Dangers journalists face amid struggling global press freedom

Associated Press
In this Feb. 1, 2015, file photo, Saudi journalist Jamal Khashoggi speaks during a press conference in Manama, Bahrain. Khashoggi, who wrote for The Washington Post, was slain inside a Saudi diplomatic mission in Turkey. (Associated Press)

See also “World Press Freedom Index highlights global media challenges

WASHINGTON — The Newseum’s Journalists Memorial stretches high to the ceiling with the names and pictures of 2,323 journalists killed while reporting. The museum’s online database allows people to search the names and biographies of every journalist included in the memorial.

The violations of press freedom barometer, reported by Reporters Without Borders, showed that in 2018, 65 journalists, 13 citizen journalists and five media assistants were killed around the world; in 2019, it shows three journalists and one citizen journalist have been killed. Currently, 168 journalists, 150 citizen journalists and 16 media assistants are imprisoned.

Incidents such as the Capital Gazette shooting in June 2018, which killed five people, and the October 2018 murder of journalist and Washington Post columnist Jamal Khashoggi have raised numerous concerns about the rights and safety of journalists.

Reporters Without Borders communications officer Noni Ghani said that unfortunately, “journalists are in danger now more than before.”

She called the Capital Gazette shooting “completely unprecedented in the United States,” but says, “the shooting did not happen in a vacuum — open hostility against journalists is on the rise in the U.S. and all over the globe.”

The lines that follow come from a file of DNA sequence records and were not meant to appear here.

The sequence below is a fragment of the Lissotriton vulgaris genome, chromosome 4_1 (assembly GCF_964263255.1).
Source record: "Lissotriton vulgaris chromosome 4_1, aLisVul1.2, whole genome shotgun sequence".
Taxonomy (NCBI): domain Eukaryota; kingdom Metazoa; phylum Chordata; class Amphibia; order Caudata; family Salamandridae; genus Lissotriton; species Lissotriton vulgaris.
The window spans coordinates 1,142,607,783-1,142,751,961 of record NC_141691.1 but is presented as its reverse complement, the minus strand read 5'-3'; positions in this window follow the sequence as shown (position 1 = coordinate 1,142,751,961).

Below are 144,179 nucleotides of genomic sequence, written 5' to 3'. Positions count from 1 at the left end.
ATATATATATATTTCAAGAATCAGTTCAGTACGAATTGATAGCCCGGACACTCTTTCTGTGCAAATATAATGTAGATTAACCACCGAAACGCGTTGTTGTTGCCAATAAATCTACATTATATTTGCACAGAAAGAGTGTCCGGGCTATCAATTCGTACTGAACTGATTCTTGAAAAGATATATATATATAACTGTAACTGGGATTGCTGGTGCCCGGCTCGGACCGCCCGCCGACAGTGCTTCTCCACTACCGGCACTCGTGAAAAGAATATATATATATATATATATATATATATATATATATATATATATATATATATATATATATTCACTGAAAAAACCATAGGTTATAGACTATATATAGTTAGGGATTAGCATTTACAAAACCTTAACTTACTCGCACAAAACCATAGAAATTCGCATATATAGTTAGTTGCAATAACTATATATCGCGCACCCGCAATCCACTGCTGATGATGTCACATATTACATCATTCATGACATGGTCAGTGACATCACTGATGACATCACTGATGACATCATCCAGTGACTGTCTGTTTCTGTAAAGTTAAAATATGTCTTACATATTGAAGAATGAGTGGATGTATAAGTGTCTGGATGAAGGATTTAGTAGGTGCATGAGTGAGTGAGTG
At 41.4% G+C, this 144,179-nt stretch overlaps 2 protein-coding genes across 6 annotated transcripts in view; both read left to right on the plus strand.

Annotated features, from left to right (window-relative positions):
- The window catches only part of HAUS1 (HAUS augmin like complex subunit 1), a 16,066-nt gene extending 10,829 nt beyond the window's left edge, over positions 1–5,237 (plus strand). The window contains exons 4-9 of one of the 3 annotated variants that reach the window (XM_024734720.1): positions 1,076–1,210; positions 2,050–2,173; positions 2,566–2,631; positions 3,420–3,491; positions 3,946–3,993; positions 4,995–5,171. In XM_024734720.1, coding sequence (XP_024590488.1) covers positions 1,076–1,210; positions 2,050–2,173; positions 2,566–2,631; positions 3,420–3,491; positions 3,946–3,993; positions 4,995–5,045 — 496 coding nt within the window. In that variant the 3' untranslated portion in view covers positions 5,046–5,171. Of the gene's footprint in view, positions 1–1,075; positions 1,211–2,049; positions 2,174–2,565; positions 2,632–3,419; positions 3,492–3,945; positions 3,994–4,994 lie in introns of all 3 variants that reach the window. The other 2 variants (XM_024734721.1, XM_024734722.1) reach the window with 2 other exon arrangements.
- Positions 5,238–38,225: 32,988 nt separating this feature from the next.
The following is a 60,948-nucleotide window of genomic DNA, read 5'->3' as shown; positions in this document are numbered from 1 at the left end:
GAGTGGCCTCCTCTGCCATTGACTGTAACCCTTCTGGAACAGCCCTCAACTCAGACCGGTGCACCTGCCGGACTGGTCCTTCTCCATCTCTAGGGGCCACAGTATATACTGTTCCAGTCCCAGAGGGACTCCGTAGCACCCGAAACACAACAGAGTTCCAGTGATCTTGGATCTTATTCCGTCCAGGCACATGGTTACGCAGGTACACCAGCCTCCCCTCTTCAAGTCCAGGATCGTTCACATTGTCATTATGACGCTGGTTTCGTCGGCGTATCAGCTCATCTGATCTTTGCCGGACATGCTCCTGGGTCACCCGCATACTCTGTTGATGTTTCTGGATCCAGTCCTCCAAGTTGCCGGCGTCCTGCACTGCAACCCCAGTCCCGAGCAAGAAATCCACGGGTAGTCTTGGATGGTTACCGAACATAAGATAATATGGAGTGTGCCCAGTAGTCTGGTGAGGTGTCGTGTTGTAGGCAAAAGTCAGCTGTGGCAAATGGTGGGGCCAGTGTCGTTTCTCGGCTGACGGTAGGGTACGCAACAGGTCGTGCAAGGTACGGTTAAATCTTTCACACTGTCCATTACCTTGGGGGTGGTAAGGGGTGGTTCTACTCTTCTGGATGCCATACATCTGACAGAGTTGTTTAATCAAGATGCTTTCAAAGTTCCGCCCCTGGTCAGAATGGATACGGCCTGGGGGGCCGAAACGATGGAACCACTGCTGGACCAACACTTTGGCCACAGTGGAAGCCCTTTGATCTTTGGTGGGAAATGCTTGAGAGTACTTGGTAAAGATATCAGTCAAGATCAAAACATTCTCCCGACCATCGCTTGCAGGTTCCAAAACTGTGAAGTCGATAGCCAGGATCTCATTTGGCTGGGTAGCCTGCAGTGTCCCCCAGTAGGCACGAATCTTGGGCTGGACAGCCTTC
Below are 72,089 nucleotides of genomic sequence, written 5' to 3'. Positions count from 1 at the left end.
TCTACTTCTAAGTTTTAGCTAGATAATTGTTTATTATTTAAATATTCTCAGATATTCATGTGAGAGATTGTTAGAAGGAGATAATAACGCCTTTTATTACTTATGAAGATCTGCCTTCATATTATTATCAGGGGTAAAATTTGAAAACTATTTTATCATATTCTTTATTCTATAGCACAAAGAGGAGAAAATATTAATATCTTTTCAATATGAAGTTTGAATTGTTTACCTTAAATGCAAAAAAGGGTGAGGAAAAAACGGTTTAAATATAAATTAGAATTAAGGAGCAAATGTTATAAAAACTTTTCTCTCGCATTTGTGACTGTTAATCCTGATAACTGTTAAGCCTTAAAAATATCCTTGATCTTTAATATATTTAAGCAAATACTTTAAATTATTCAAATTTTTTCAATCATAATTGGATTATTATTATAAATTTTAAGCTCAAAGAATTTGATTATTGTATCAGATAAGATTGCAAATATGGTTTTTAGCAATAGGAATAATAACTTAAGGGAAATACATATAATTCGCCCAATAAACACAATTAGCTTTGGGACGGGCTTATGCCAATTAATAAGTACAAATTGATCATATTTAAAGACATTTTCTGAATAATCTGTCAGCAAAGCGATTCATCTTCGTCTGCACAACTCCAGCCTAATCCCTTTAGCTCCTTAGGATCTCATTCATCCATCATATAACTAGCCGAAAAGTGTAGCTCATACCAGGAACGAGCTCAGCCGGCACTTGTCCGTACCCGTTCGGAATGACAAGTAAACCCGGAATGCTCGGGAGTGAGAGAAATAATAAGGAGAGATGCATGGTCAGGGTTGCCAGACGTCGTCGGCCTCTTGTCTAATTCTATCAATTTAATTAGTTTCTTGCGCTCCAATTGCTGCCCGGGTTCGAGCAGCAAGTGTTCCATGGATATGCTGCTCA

Ghani said some of the biggest dangers journalists face today include verbal and physical assaults, wrongful imprisonment, torture and murder. These threats exists in both democratic and authoritarian countries, though they are clearly more prevalent in authoritarian countries.

She also said the most concerning trend is democratic countries turning to autocratic tactics to silence or intimidate the media. However, she listed four ways Reporters Without Borders challenges threats to press freedom:

  1. Informing the national and global community about press freedom violations. Ghani said these violations often receive little to no attention in the media.
  2. Mobilizing public and government support, setting up support committees, and helping organize activities and campaigns that pressure governments to end press freedom violations.
  3. Providing journalists with the equipment and supplies needed to protect themselves in the field.
  4. Training journalists and news media organizations to counteract online censorship.

Additionally, Universidad del Desarrollo journalism professor Myriam Ruiz said in Khashoggi’s case there was enough international pressure surrounding the incident that more details about his death ultimately came out. Khashoggi was murdered in Saudi Arabia’s consulate in Istanbul in October 2018.

CNN reports although the CIA has concluded that Khashoggi’s death was personally ordered by Saudi Arabia Crown Prince Mohammed bin Salman, U.S. President Donald Trump has signaled he will not take strong action against Saudi Arabia or its crown prince.

Independent news organization Al Jazeera reported in February Saudi Arabia has admitted to the killing. Eleven people have been charged in the crime, yet Khashoggi’s body has not been found.

“I think it’s a matter of time for China or other countries. I think evil is going to find a way out,” Ruiz said.

Another press freedom video created with footage from my trip to D.C. this summer! Special thanks to Kathy Aiken and Alan Neves for their help with this!

Posted by Kaitlyn Bancroft on Thursday, December 13, 2018

Gene Policinski, Dana Floberg and Katie Townsend discuss press freedom. (Kaitlyn Bancroft, Kathy Aiken, Alan Neves)

Print Friendly, PDF & Email